Utilisation and adoption of learning enhancing technology is overshadowed by numerous misconceptions and realities. The literature is clear that students like the idea of recorded lectures (Drouin, 2013). Many researchers in tertiary education acknowledge that present day students have increased commitments in relation to both work and family (Albion et al., 2010), and this is one of the reasons cited for the increase in popularity of and expectation of access to lecture recordings (Preston et al., 2010). Students believe that access to lecture recordings has a positive impact on their learning and that they are able to learn just as well using recordings as attending face-to-face lectures (Sloan & Lewis, 2014). Importantly, from a student perspective, the provision of recorded lectures doesn’t necessarily equate to non-attendance (Drouin, 2013). The literature confirms that, simply making recordings available, without additional strategies that support and encourage effective usage of those resources does not lead to positive student outcomes (Sloan & Lewis, 2014). We contend that it may be possible that students are simply not utilising the recordings because they are hard to navigate, but also because students may not find them that engaging. The challenges of using lecture recordings is of particular concern for first year (FY) students transitioning into tertiary education and of particular concern at USC where a high proportion of students are first-in-family (ie LFS103: Sem 1, 2016 50 percent) and from a low socio-economic background, which have both been associated with lower rates of completion (Edwards and McMillan, 2015). Compounding our institutional context is the wider problems surrounding STEM. There is a difficulty engaging students with STEM courses particularly where traditional didactic teaching methods are employed, something synonymous with large FY courses (Gasiewski et al., 2012). The situation is compounded by the fact that foundational STEM courses are by nature complex and content heavy, and often the concepts are difficult to conceptualise and comprehend. The overarching aim of this project is to develop a best practice lecture delivery toolbox that caters to both synchronous and asynchronous learners to improve FY STEM student engagement and ultimately success. Through action research the project will uncover the ‘when, why and how’ students interact with live lectures and lecture recordings, and uncover their views on course content delivery in large content heavy FY service courses. Initially the project focused on two large FY first semester science service courses: Cell Biology (LFS100) and Introductory Biosciences (LFS103), but now includes Human Physiology (LFS112), Systemic Physiology I and II (LFS201, LFS202) and Genes and Diseases(BIM202). This session will outline findings to-date from our 2015 Commissioned Learning and Teaching Grant: FYE, and step the audience through two purposeful and sustainable lecture delivery strategies that support the synchronous and asynchronous learner. The first is a lecture template that helps students package and align the lecture content with their notes and the additional course resources; such as textbook and revision exercises. The second is a demonstration on how-to ‘chapterise’ the lecture recording to improve student use of this resource.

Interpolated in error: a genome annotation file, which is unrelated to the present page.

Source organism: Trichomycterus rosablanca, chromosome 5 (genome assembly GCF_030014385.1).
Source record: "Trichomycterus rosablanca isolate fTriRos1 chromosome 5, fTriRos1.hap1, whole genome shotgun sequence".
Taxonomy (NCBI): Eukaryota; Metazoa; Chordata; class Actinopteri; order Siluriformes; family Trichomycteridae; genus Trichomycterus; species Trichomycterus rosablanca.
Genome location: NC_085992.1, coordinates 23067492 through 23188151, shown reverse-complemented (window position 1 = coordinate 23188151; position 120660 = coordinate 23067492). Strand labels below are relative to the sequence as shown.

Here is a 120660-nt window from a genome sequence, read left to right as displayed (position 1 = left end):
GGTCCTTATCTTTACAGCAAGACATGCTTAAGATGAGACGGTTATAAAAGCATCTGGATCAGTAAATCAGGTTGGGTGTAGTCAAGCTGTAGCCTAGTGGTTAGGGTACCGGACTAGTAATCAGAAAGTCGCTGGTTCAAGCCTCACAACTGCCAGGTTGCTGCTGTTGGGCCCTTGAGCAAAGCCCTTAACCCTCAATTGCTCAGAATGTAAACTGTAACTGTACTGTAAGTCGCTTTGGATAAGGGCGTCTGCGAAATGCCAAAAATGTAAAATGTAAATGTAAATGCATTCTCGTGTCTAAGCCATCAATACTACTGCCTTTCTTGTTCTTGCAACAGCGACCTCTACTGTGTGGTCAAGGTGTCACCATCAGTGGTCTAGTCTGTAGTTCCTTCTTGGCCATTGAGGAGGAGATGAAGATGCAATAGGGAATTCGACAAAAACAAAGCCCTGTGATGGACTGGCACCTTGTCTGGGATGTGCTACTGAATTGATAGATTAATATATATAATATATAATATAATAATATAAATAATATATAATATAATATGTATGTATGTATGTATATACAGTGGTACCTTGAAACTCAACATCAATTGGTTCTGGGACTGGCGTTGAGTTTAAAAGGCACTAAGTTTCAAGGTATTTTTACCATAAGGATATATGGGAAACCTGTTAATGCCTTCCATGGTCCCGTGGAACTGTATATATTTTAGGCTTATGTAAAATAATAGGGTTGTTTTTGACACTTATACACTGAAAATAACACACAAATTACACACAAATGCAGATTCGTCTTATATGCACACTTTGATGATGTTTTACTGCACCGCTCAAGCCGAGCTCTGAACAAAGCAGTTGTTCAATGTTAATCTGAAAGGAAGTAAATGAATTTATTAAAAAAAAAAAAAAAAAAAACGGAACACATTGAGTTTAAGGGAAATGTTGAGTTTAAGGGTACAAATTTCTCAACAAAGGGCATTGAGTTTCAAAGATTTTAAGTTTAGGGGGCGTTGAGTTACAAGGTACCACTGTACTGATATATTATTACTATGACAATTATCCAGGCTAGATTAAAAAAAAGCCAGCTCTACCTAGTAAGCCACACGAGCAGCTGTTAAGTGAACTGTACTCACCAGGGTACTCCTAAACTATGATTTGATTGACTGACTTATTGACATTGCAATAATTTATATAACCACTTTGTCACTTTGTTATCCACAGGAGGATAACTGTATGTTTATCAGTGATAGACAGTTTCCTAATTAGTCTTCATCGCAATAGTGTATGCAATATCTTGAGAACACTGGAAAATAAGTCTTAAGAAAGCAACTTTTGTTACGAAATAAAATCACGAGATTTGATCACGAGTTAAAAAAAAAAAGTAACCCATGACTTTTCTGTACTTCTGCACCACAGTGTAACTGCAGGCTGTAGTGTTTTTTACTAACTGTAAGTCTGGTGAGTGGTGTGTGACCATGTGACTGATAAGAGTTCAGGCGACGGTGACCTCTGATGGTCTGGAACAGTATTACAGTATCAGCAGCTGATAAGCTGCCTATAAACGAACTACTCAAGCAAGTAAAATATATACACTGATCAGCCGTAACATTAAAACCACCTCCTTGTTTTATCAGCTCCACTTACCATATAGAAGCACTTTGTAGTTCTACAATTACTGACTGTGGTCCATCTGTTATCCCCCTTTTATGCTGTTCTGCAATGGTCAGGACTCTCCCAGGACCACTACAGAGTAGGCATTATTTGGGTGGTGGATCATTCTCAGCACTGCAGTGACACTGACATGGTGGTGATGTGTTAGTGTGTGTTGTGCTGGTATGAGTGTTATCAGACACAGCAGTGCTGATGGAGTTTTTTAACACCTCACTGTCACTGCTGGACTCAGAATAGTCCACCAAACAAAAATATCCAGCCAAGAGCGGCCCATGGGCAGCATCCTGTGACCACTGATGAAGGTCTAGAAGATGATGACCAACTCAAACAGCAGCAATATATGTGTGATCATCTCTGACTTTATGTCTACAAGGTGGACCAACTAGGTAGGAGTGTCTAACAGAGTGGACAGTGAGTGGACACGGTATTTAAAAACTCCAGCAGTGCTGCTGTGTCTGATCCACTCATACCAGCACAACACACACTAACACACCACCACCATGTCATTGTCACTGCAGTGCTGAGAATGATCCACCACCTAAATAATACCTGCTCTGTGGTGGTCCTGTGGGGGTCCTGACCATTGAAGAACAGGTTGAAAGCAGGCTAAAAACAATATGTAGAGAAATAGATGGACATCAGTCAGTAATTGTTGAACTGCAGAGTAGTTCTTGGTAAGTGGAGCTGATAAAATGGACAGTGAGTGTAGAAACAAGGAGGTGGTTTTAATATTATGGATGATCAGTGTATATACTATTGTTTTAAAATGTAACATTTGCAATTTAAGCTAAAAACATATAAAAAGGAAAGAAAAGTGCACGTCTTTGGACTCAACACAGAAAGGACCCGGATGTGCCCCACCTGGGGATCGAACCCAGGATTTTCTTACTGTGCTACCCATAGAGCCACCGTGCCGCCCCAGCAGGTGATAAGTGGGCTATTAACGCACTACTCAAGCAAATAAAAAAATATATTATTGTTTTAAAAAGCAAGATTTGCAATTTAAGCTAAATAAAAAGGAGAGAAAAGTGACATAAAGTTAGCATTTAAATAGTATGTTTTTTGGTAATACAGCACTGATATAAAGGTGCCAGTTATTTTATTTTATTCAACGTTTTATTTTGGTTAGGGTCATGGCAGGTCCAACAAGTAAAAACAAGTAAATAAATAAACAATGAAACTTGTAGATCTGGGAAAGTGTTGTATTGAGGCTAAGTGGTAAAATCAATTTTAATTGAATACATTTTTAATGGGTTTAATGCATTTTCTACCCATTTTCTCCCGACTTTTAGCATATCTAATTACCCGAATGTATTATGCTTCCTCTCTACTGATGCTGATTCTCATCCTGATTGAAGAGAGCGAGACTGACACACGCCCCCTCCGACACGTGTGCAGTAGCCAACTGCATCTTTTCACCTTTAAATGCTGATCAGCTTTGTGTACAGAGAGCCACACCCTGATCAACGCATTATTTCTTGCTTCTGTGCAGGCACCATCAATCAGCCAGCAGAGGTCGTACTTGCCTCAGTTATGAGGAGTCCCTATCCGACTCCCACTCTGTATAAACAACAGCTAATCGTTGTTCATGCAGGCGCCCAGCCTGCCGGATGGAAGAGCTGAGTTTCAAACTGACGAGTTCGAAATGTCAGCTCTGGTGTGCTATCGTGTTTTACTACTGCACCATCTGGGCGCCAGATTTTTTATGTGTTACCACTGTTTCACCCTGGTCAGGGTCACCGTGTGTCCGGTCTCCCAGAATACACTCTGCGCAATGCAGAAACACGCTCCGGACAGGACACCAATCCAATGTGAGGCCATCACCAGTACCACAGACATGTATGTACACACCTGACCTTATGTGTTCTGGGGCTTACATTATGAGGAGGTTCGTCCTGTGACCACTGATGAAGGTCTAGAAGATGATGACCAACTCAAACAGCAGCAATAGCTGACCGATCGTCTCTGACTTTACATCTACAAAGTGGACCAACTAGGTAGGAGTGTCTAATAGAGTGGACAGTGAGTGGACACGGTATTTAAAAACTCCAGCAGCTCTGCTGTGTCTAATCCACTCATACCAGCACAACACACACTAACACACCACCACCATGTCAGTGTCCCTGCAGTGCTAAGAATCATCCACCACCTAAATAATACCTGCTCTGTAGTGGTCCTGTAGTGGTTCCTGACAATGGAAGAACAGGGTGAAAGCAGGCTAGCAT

2016 Learning & Teaching Week: 2020 Teaching Visions. 2020 - What's Next?, Sunshine Coast, Australia 31 October - 4 November 2016